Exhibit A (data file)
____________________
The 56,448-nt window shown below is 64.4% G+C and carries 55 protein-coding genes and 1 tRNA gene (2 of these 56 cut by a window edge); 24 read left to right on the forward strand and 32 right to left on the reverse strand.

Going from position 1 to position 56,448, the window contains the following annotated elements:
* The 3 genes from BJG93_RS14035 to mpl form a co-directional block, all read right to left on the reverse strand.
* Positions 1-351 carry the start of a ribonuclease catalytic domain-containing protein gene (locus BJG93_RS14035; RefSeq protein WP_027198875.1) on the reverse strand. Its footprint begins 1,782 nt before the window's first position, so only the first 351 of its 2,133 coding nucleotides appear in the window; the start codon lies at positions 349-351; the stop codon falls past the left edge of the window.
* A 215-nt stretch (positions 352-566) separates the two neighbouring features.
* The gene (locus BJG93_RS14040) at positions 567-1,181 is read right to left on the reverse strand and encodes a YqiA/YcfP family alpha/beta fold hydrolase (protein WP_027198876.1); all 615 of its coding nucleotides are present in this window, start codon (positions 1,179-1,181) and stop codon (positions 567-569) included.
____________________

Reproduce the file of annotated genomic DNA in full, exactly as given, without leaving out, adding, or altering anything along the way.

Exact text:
The 56,448-nt window shown below is 64.4% G+C and carries 55 protein-coding genes and 1 tRNA gene (2 of these 56 cut by a window edge); 24 read left to right on the forward strand and 32 right to left on the reverse strand.

Going from position 1 to position 56,448, the window contains the following annotated elements:
* The 3 genes from BJG93_RS14035 to mpl form a co-directional block, all read right to left on the reverse strand.
* Positions 1-351 carry the start of a ribonuclease catalytic domain-containing protein gene (locus BJG93_RS14035; RefSeq protein WP_027198875.1) on the reverse strand. Its footprint begins 1,782 nt before the window's first position, so only the first 351 of its 2,133 coding nucleotides appear in the window; the start codon lies at positions 349-351; the stop codon falls past the left edge of the window.
* A 215-nt stretch (positions 352-566) separates the two neighbouring features.
* The gene (locus BJG93_RS14040) at positions 567-1,181 is read right to left on the reverse strand and encodes a YqiA/YcfP family alpha/beta fold hydrolase (protein WP_027198876.1); all 615 of its coding nucleotides are present in this window, start codon (positions 1,179-1,181) and stop codon (positions 567-569) included.